Preston Castle, California

Before today’s post, you probably never even heard about the town Ione . However, you are not alone. It first came to my enlightenment when my sister and I were looking for our next historical site to visit, and nothing caught my eye other than the American Horror Story next to the Preston Castle. The castle was once home to juvenile males but was later closed due to the death of a woman. Since it was closed and there was not much to see, my sister and niece set off to another adventure.

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Old stop sign

From North or South you would take I-5 off the California interstate,  exit to H-4 East and exit to H-99, followed by an exit on H-88 towards Jackson. I know it sounds confusing but your GPS helps a lot.  The longest trip would be  Highway 88 because its an inside road, but there are interesting things to see along the way.

We set our GPS destination to Preston and Castle which is a little farther north of town. We turned right to the entrance of the establishment, and to our surprise, the premises were exactly like that of a horror movie. The houses or buildings were either abandoned or For Lease. But since it was still daytime, we had the courage to walk around the area.  We first headed to the Castle but to our dismay, it was closed. The regular hours may differ; here is a link to all the hours and tours of the Castle:

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Information Sign

Here is a brief history of the place as written on their website, Preston Castle Foundation:

“In 1890, the 230 acre parcel of land where the Preston Castle stands was purchased from the Ione Coal & Iron Company for $30 per acre with 100 acres donated. The land was purchased to house the Preston School of Industry, established by the State Legislature as a progressive action toward rehabilitating, rather than simply imprisoning, juvenile offenders.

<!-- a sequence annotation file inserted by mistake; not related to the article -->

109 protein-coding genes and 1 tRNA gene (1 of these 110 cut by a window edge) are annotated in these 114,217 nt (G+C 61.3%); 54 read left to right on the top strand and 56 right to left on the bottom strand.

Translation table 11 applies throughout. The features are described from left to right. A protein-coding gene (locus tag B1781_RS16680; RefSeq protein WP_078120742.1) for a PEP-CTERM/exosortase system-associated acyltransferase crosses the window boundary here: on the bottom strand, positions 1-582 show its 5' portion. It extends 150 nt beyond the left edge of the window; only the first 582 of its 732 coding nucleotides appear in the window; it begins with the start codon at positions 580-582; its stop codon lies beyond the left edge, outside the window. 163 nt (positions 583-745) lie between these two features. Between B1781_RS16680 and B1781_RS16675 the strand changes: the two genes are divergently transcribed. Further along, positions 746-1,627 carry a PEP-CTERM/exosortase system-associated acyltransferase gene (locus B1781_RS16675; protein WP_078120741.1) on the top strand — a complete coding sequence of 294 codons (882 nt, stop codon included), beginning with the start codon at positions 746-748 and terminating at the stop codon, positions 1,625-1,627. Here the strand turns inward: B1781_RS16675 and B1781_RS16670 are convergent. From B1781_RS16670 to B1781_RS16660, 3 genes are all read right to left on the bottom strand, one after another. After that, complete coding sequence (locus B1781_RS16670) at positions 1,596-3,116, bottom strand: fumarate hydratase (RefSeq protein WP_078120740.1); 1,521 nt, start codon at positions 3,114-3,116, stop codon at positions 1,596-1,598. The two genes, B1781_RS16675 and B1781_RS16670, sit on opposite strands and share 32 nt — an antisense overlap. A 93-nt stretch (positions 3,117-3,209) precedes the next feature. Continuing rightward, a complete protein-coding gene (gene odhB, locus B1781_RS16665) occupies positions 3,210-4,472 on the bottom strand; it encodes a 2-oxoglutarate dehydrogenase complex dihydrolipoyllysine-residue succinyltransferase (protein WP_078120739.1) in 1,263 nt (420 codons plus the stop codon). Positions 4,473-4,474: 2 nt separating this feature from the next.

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Preston Castle

Construction of the Administration Building for the Preston School of Industry started right away. The bricks for the building were made at San Quentin and Folsom prisons using sandstone that was quarried six miles from Ione. The bricks were then delivered by rail at 6,000 bricks per car. The cornerstone was laid on December 23, 1890 with 2,500 people in attendance.

The plans for the school were ambitious with the original plans showing 77 rooms on five floors. The administration building, which eventually came to be called the Preston Castle, would be the most significant example of Romanesque Revival architecture in the Mother Lode.

The first floor would house a reception and Director’s room, general office with a walk in vault, reception room, sitting room, a butler’s pantry, a dining room, employee lavatory, physician office, pharmacy, clerk’s office plus three additional offices. The first floor annex would include a dining room. The second floor would include a reading room, library, twelve chambers, a school room, coat and hat room, men’s water closet and women’s lavatory. The second floor annex would hold a dormitory, a locker room, and a linen room.

A mezzanine level was to provide two bathrooms with three bathtubs. The third and fourth floors would remain unfinished. The third floor would contain twelve rooms and the fourth floor was designed to have six rooms. The basement would include a play room, water closet (long urinal and nine toilets), laundry, lavatory with foot bath, shower room and plunge bath, hall, kitchen, pantry, furnace room, fuel storage room, and a water closet with two toilets. The basement annex would hold a bakery, fuel storage room, kitchen, pantry, storeroom, and the employee’s laundry and lavatory.